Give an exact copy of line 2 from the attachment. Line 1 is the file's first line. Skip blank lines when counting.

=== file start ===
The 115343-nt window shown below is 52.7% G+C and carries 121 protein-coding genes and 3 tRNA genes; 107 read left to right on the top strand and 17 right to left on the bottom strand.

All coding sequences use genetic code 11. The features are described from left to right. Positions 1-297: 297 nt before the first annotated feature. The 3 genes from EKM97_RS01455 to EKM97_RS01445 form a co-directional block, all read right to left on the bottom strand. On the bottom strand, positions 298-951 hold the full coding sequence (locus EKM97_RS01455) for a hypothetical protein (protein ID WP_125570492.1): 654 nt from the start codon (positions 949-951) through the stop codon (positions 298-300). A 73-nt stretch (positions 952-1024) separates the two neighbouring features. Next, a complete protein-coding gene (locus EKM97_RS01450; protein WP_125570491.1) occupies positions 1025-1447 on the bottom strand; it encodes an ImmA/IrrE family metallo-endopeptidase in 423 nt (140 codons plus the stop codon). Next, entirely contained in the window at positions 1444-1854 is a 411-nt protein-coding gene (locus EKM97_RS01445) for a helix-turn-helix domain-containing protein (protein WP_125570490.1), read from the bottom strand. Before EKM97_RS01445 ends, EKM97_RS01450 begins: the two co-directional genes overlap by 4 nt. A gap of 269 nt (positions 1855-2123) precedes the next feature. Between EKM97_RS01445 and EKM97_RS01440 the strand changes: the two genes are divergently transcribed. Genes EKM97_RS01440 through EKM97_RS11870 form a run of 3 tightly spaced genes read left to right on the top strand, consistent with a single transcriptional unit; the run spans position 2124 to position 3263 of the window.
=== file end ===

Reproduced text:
All coding sequences use genetic code 11. The features are described from left to right. Positions 1-297: 297 nt before the first annotated feature. The 3 genes from EKM97_RS01455 to EKM97_RS01445 form a co-directional block, all read right to left on the bottom strand. On the bottom strand, positions 298-951 hold the full coding sequence (locus EKM97_RS01455) for a hypothetical protein (protein ID WP_125570492.1): 654 nt from the start codon (positions 949-951) through the stop codon (positions 298-300). A 73-nt stretch (positions 952-1024) separates the two neighbouring features. Next, a complete protein-coding gene (locus EKM97_RS01450; protein WP_125570491.1) occupies positions 1025-1447 on the bottom strand; it encodes an ImmA/IrrE family metallo-endopeptidase in 423 nt (140 codons plus the stop codon). Next, entirely contained in the window at positions 1444-1854 is a 411-nt protein-coding gene (locus EKM97_RS01445) for a helix-turn-helix domain-containing protein (protein WP_125570490.1), read from the bottom strand. Before EKM97_RS01445 ends, EKM97_RS01450 begins: the two co-directional genes overlap by 4 nt. A gap of 269 nt (positions 1855-2123) precedes the next feature. Between EKM97_RS01445 and EKM97_RS01440 the strand changes: the two genes are divergently transcribed. Genes EKM97_RS01440 through EKM97_RS11870 form a run of 3 tightly spaced genes read left to right on the top strand, consistent with a single transcriptional unit; the run spans position 2124 to position 3263 of the window.